As part of our Product Hero, Design Leader, and Product Innovation series and for the book Product Leadership we’ve interviewed hundreds of product and design leaders. Throughout these interviews, one thing matters more than anything else.
To see if this one thing held true for an even larger sample we ran several polls and surveys. We asked product and design leaders just one question:
What’s your biggest challenge right now?
The results were pretty clear: The biggest challenge to getting things done is knowing WHAT to get done — prioritization.
Prioritization comes out on top even when you ask product and design leaders to rank the relative importance of these challenges on a scale of 6 (trumps everything else), to 1 (not important). Prioritization reigned supreme even when we added “existing and new product innovation” to the list of possible responses.
Why Is Prioritization So Hard?
At the most basic level, choosing one thing over another means saying ‘no’ to someone. That someone might be a customer, a salesperson or a board member. It doesn’t matter who you’re saying ‘no’ to, it’s still hard to do.
Product gurus like Rich Mironov, Ken Norton and Martin Eriksson have written about why product leaders are responsible for product success without having the requisite authority to drive those decisions through the organization.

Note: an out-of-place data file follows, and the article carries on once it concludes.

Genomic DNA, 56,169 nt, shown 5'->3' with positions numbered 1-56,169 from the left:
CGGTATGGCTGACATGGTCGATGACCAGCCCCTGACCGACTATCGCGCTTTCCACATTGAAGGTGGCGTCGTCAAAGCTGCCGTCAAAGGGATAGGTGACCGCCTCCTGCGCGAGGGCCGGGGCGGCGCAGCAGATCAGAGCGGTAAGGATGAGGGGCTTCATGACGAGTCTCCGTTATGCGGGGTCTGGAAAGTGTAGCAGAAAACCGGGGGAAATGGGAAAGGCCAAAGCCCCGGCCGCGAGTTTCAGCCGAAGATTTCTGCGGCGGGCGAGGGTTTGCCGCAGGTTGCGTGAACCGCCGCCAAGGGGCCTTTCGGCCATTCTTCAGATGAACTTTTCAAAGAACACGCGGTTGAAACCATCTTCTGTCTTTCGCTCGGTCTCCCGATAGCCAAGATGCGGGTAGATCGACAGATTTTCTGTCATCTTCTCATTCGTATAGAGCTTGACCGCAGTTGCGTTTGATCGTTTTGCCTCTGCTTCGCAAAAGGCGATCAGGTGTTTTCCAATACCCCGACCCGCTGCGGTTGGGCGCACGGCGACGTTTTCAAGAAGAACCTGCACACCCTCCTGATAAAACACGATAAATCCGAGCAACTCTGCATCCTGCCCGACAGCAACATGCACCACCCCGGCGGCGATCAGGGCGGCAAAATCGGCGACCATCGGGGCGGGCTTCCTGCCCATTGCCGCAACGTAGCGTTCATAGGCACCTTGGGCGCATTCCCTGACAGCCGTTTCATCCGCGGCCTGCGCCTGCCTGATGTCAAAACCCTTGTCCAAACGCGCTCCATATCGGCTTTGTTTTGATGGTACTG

Related to this is that product leaders don’t always have enough resources to knock down everything that’s on the product ToDo list. Getting the valuable resources you need can feel like horse-trading with the rest of the organization. Suddenly prioritization feels more like politics than business.
Lack of time is actually lack of priorities. — Tim Ferriss
If product leaders do not have the final say on prioritization, how are some frequently shipping experiences while others are mired in indecision and politics?
A Path To Sustainable Prioritization
Here’s what we know from the hundreds of interviews with successful product leaders: 1) prioritization is impossible without a clear vision, and 2) feature roadmaps aren’t enough, you need to prioritize & roadmap across marketing, product, engineering, and sales.
Phase 1: Aligning The Product Organization To A Vision
Priorities don’t exist in a vacuum. Leaders and managers can only rank their tasks and efforts by where they are headed. Like any journey, a clear, meaningful destination makes the individual steps infinitely easier.
Creating a vision to align the organization to isn’t easy, but the process is straightforward. I recommend starting with the Radical Product framework. Below is a taste of the Radical Product output and how it’s used to prioritize features and effort.
You can see from the quadrant above that having a vision helps address market fit and sustainability concerns. As we’ll see in a minute, it also provides product leaders with a powerful tool to tackle thorny political conversations.
The vision should be aspirational and unattainable, but it allows everyone on the team to connect with a higher goal, a purpose they can believe in”.— Nate Walkingshaw